Background image: Greek army soldiers patrol Greece's border at Orestiada in Evros. Credit: Achilleas Chiras / Superimposed image: The ships of Standing NATO Maritime Group (SNMG) 1 transit in formation for a photo exercise. Credit: U.S. Navy.


The problem of east vs. west: new journal article references Greece to redefine the study of special operations

May 18, 2021

By Lauren Gilbert

A new journal article from James Horncastle, an assistant professor in the humanities department at Simon Fraser University (SFU) and member of the SNF Centre for Hellenic Studies, and Jack Adam MacLennan, an assistant professor from Park University, proposes the idea that scholars looking to study special operations should extend their focus beyond the mainstream Anglo-American lens. 

In their article, “Where Eagles Err: Contemporary Geopolitics and the Future of Western Special Operations”, released on April 27, 2021, in the Special Operations Journal, Horncastle and MacLennan problematize the doctrinal and academic definition of special forces operations, providing evidence that the demarcation between the “Eastern” and “Western” models used to study the topic is obscured in today’s world. The Western model of special forces, considered to be international, externally focused operations (think US Army Rangers in Vietnam), dominates the field’s literature, which they attest is largely due to the idealization of special forces. In direct contrast, the Eastern model is designated as internally focused, domestic operations.

In reality, special forces have been utilized in both domestic and international contexts for varying objectives, which causes the Eastern and Western models to collide. Moreover, rapidly advancing geopolitical change means that the nature of special operations will continue to shift.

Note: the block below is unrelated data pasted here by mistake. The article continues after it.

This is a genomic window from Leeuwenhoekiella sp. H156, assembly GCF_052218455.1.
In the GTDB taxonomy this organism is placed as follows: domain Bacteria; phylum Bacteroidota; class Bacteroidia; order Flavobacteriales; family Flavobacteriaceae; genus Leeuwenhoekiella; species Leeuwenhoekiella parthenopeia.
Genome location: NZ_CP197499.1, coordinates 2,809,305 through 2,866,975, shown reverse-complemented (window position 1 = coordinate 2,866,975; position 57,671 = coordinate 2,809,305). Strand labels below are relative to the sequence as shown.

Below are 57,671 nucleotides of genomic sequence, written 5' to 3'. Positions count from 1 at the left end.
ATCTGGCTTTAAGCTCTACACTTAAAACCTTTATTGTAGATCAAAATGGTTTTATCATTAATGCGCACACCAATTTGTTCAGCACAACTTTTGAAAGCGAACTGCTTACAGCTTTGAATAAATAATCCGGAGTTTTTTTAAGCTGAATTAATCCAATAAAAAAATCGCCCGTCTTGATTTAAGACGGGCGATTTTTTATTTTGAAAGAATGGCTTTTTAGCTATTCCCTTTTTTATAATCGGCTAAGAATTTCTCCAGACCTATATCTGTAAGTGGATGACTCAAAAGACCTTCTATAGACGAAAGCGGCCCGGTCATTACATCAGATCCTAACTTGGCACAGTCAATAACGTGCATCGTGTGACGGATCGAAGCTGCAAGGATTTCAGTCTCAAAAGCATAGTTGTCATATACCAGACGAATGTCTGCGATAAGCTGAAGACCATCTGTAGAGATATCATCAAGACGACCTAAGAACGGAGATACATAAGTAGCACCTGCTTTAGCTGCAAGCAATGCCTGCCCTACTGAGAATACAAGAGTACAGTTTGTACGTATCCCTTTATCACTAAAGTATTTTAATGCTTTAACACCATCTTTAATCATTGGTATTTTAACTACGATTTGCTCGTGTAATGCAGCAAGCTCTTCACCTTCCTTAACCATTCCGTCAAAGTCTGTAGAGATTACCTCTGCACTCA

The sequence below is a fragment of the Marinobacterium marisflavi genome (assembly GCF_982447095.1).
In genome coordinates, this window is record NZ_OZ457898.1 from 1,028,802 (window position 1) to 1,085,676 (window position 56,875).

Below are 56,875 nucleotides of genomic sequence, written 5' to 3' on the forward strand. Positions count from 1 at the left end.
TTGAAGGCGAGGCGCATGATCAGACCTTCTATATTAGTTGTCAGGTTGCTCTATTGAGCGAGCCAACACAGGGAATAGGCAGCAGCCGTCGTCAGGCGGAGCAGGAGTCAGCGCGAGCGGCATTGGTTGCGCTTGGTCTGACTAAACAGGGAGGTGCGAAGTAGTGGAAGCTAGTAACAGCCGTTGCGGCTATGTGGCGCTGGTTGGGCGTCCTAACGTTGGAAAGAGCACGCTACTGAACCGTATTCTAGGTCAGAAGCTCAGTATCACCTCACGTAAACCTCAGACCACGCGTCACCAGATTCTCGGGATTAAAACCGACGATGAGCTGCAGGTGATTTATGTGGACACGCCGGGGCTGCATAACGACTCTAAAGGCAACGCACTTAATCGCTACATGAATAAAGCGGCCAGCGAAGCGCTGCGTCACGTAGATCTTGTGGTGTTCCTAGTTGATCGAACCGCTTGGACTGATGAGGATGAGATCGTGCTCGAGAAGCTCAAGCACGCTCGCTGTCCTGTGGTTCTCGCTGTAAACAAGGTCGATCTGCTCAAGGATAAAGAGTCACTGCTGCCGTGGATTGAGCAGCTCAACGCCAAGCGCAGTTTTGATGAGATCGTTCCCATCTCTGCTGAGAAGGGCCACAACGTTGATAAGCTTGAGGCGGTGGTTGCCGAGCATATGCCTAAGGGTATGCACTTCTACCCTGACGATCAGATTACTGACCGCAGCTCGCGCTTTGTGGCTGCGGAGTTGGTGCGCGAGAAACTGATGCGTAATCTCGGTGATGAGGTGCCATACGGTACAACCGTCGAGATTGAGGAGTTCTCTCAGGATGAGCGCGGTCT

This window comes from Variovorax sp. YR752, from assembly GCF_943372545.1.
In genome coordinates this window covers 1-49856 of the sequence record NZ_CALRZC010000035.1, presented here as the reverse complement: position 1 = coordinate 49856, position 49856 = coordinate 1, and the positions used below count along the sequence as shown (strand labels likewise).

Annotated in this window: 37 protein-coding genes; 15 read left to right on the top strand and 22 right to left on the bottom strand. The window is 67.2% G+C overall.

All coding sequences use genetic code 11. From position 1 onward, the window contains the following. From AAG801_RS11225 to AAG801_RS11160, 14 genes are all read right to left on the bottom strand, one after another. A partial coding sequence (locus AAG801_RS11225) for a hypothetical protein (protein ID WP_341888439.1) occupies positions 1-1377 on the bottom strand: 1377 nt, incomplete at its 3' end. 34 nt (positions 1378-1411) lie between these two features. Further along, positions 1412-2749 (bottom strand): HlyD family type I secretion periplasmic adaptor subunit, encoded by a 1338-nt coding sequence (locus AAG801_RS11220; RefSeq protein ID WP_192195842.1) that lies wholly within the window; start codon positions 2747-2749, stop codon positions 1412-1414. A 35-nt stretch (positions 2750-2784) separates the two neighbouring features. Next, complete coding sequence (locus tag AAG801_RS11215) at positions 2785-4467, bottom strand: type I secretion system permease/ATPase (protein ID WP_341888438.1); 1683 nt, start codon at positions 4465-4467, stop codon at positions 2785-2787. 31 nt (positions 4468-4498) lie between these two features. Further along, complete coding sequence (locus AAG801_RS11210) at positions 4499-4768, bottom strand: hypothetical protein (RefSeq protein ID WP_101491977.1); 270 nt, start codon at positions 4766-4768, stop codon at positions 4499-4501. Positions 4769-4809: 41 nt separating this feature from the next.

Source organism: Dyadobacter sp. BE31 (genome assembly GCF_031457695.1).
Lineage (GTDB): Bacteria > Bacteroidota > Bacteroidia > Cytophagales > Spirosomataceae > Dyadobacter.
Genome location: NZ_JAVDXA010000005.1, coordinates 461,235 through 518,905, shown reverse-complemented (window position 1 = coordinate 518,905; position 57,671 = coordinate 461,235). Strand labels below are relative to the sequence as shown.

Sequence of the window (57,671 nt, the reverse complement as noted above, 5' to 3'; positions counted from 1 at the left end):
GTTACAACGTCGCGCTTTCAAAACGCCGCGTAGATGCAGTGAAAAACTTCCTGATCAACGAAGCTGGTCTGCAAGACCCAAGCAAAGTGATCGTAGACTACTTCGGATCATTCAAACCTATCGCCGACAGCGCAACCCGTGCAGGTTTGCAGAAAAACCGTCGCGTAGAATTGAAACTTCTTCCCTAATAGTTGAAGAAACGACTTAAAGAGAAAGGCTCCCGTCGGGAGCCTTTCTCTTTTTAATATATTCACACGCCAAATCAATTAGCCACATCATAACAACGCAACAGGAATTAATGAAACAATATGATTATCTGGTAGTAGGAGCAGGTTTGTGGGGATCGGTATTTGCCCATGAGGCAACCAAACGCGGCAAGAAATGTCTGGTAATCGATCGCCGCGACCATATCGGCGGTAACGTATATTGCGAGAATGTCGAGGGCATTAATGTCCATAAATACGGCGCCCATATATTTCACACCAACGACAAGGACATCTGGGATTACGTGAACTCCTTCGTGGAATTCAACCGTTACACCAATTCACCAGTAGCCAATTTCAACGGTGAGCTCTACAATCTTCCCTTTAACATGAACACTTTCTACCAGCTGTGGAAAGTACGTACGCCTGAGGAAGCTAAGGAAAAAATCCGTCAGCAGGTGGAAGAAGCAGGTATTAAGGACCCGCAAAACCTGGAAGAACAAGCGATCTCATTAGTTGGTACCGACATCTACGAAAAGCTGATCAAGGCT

Using Greece as an example, Horncastle and MacLennan introduce the Sacred Band, a British-trained Greek special forces unit developed in 1942 and deployed in the Western Desert and on the Greek islands during the Second World War. Following Greece's liberation and the return of the Greek government in 1944, the Anglo-American special operations unit was converted into a counterinsurgency force in order to abolish the Greek People’s Liberation Army—which was viewed as a domestic threat. A clear example of a Western Special Forces unit changing its course to conduct operations consistent with the Eastern model. 

The authors proceed to point out that early on in 2020, following Turkey’s decision to turn away refugees, Greece relied on Polish and Austrian police special forces to defend its own border. One of the participating Austrian special forces soldiers claimed that he was defending “his country” despite the fact that he was operating on Greek soil. A key takeaway being that conventional war has become increasingly unconventional in an effort to avoid responsibility. The two argue that states will rely on the use of special operations to avoid ruffling diplomatic feathers, despite paving the way for instability. 

Horncastle and MacLennan hope that this article will shine a light on the need to reconsider the conventional definition of special forces operations, not only to enable scholars to study the field more accurately, but also to reliably forecast the application of these units in the future.

James Horncastle is an assistant professor in the Department of Humanities at SFU and the holder of the Edward and Emily McWhinney Professorship in International Relations. James was born and raised in New Brunswick, Canada. After attending St. Thomas University, he was inspired by its emphasis on liberal arts education, which he then applied to his Masters studies at the University of New Brunswick, where he examined the social, political and military dimensions of Yugoslavia's collapse in the 1990s. Upon completion of his Masters, he set out for PhD studies at SFU where he examined the Macedonian Question in the Greek Civil War. After serving as a limited-term appointment at SFU for three years, he joined the Hellenic Studies Program, and since then, the Department of Humanities. James currently serves as a member of the SNF Centre for Hellenic Studies' Steering Committee. 


Jack Adam MacLennan is an assistant professor of political science and Graduate Program Director for national security studies at Park University (Parkville, MO). An international relations theorist, MacLennan’s work focuses on the role of technology in shaping security politics. His specific interests pertain to airpower as a means of managing complex threat environments, the relationship between military force and humanitarianism, and the larger influence of technology on perceptions of threat and attempts to manage them. 

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